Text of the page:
ADD THIS TO “IF IT BLEEDS IT LEADS”
For many years, the phrase “If it bleeds, it leads” has been used to describe what gets the main coverage in the news. The idea is that disasters garner the most attention, so the main headline or “tonight’s top story” is nearly always tragic. Murders, natural disasters, and fires are quite often what lead the news.
However, with the proliferation of news outlets and the length of time they are available, there might need to be another statement to add to that one. It started with 24-hour news channels that had to fill, well, 24 hours. But with the growth of podcasts, YouTube channels, and more all sharing news, there has been a need to get attention.
So, in addition to “If it bleeds, it leads,” I would suggest that we are living in the era of “If it yells, it sells.”
The vast majority of what is shown on “news” programming is not news. It is people talking about, debating, and giving commentary on the news. The same is true of most podcasts. But what often gets attention is when those hosts or their guests get fired up. Sometimes, they get angry with each other and just yell. At other times, they are just angry with the issue or with a person, so they give more and more inflammatory opinions and commentary on the subject.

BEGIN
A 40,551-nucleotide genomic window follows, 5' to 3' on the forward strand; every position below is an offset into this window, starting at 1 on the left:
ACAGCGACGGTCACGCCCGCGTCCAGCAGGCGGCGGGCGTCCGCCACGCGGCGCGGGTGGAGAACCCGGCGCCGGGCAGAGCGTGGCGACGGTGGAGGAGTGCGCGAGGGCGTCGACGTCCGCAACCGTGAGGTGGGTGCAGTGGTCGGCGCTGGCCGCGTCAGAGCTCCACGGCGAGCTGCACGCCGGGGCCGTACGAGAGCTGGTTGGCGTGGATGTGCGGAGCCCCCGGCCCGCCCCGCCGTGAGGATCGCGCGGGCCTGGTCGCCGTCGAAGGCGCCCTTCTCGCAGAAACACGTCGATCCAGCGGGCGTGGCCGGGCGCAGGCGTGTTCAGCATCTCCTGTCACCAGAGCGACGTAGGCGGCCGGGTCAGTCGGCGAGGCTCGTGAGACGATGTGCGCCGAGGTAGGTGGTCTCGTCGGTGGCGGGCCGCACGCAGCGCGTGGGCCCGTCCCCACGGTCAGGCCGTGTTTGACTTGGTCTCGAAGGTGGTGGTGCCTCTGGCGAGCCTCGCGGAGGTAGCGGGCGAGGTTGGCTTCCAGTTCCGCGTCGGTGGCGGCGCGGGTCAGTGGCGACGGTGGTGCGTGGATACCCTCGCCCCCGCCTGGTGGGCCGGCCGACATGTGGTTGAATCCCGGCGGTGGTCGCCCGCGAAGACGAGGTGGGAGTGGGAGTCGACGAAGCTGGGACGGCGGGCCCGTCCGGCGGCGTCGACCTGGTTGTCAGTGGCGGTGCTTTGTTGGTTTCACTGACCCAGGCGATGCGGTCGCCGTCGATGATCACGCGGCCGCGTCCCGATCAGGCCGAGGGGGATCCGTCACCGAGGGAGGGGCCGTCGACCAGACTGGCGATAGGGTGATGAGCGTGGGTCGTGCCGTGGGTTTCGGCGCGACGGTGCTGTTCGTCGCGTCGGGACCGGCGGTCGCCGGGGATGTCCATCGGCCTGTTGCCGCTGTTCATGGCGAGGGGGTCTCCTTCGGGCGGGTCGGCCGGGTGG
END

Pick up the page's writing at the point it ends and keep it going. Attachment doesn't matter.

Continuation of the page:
Now, why would I write about this on a site that deals with faith and family? Because that way of sharing things can easily influence us in our day-to-day interactions if we are not careful. If we fill our minds with people just shouting over one another and not listening at all, we can struggle to not treat each other the same way. If we begin to think it’s a good idea to get more and more inflammatory in our language and disposition to prove a point, then we will have trouble having a calm and meaningful Bible study with someone.
Certainly, there are times to be bold. God does not require us to just “take” anything and never speak up. However, we are to be people who are “speaking the truth in love” (Ephesians 4:15). The “truth” part of that takes care of the content. We can be bold and confident in the truth. However, the “love” part of that takes care of the disposition. We will learn to listen, to carefully choose words, and to not verbally attack someone even with whom we deeply disagree.
We may not get as much attention as the “yellers” we see all around us, but the attention we do receive will be more likely to help us teach people about the Lord and influence them for good.
AUTHOR: Adam Faughn